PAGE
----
German Fighter Aircraft in World War I : Design, Construction, and Innovation

Published on
Review Author(s)
Book Author(s)
Mark Wilkins
Other Publication Information
Hardback, 192 pages
Company: Casemate Publishers - Website: Visit Site

Nowadays, when we think of cutting-edge aviation technology, things like stealth materials, satellite guidance and pilotless flying come to mind. But what was the cutting edge one hundred years ago, at the dawn of aviation? How about hinged ailerons, or steel tubing, or cantilevered wings? For better or worse, warfare spurs innovation, and by the time of the Great War, the needs of the conflicting Great Powers for the decisive weapon, coupled with the cutthroat nature of industrial competition, spurred aviation innovation at an astounding pace.

Author Mark Wilkins chronicles the efforts of eight of the major German aircraft production companies that produced fighter aircraft - Aviatik, Albatros, Fokker, Halberstadt, Junkers, Pfalz, Roland and Siemens-Schuckert - with a great deal of detailed technical information. He provides numerous examples of innovation, like descriptions of the early Taube’s wing design as directly related to the “winged” Zanonia seed (as well as the fact the Taube (Dove) was designed in several versions and built by a number of different aircraft companies); or how German aircraft were designed with quick breakdown and reassembly of major components foremost in mind, since aircraft were nearly always sent to the front by rail or wagon; or how designers were constantly experimenting with new materials like steel tubing and thin overlapping plywood strips to quickly progress from the ungainly stick, wire and fabric “boxkites” to streamlined and perfectly functional machines that would continue to influence aircraft design for years to come. Much of the descriptive text is quoted from contemporary writings like Flight magazine.

He balances the technical descriptions of the aircraft with equally colorful descriptions of the designers and industrialists who created them. The influence of politics and personal relationships of designers, pilots, government officials and the military hierarchy all contributed to who succeeded and who failed. The ability of the various German manufacturers to incorporate innovative advances from their adversaries (whether they be the Allies or their industrial competitors) helped determine the level of success (and profit) throughout the worsening war years. And this is also a story of how an industry evolved from a few highly skilled craftsmen (usually coach or boat makers) hand making individual airplanes one piece at a time, to assembly line production combining woodworking, metalworking, textiles, engine mechanics and arms.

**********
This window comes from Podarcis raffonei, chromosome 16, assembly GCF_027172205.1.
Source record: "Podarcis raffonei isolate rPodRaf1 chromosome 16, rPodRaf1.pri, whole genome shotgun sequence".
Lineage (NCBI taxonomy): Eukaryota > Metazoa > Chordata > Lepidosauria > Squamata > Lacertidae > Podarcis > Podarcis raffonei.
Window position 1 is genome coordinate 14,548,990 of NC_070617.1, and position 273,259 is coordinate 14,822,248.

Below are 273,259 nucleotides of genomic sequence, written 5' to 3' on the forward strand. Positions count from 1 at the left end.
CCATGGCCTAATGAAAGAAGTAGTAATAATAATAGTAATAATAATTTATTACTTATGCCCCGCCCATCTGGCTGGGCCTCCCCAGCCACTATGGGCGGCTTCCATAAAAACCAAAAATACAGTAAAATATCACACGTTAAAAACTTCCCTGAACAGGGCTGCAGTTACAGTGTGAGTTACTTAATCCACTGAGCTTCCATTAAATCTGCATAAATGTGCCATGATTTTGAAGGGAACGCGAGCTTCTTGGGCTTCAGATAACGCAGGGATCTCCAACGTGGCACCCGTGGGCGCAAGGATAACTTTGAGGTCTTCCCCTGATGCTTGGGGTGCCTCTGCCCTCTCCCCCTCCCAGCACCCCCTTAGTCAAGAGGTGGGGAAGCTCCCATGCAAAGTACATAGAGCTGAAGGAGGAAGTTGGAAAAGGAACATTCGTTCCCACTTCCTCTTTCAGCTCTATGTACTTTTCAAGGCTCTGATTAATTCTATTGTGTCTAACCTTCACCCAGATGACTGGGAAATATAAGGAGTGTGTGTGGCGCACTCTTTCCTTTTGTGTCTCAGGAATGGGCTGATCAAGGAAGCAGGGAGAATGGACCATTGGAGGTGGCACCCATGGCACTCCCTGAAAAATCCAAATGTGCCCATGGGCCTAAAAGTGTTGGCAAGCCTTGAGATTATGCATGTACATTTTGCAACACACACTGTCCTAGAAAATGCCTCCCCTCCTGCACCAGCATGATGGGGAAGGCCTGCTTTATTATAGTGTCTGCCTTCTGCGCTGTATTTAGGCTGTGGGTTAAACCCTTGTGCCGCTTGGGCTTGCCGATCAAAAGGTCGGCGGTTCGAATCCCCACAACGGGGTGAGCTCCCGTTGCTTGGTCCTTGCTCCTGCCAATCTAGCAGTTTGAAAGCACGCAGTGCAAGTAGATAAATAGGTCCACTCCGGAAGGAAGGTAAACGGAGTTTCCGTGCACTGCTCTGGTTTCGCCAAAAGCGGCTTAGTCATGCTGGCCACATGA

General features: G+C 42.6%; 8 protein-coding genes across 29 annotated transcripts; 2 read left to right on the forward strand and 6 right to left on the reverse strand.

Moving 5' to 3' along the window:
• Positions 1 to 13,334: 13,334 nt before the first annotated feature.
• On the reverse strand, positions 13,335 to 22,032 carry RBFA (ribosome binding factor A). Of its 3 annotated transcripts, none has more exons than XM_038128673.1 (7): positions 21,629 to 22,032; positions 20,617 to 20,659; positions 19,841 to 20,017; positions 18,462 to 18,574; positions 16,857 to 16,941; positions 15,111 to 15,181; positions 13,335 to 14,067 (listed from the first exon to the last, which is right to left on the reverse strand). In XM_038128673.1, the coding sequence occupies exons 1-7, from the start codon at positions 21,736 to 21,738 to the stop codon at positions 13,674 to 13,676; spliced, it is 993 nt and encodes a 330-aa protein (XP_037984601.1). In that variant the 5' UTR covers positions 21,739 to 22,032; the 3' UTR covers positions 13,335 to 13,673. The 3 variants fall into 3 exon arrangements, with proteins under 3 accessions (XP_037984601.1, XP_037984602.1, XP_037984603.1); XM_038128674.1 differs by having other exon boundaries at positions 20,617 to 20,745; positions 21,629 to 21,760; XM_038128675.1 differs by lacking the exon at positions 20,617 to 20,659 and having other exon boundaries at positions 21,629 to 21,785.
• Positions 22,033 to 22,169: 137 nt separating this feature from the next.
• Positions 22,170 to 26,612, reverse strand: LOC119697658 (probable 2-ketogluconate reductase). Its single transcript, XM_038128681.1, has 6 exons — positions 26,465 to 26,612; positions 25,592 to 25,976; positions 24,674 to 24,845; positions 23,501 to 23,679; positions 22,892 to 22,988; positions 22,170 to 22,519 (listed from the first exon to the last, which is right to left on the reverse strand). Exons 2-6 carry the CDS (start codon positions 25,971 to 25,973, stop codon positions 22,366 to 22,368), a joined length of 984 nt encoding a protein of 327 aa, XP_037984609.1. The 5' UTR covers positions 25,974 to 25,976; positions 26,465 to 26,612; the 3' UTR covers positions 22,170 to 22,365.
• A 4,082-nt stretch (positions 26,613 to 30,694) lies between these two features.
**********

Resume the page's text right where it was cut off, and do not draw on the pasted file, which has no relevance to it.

But more than anything else, this is a highly illustrated volume packed full of images, from a wealth of period photos and drawings, such a numerous company and patent drawings, to current photos of restored museum aircraft and beautiful newly build replicas, showing details of construction and materials. The photos are complimented by 10 of artist Ronny Bar’s striking aircraft profiles.

For someone like me, with only a superficial knowledge of the history behind Germany’s WWI fighter aircraft, this book provides a treasure trove of interesting information. Author Wilkins successfully walks a fine line between abundant technical details and interesting storytelling. As a modeler, it gives me a new insight on why those wonderful Wingnut Wings aircraft models look the way they do, and why they provide so many “alternative” parts. This book is a well of knowledge that I’ll be going back to often.

Thanks to Casemate Publishing for providing IPMS with this review copy.


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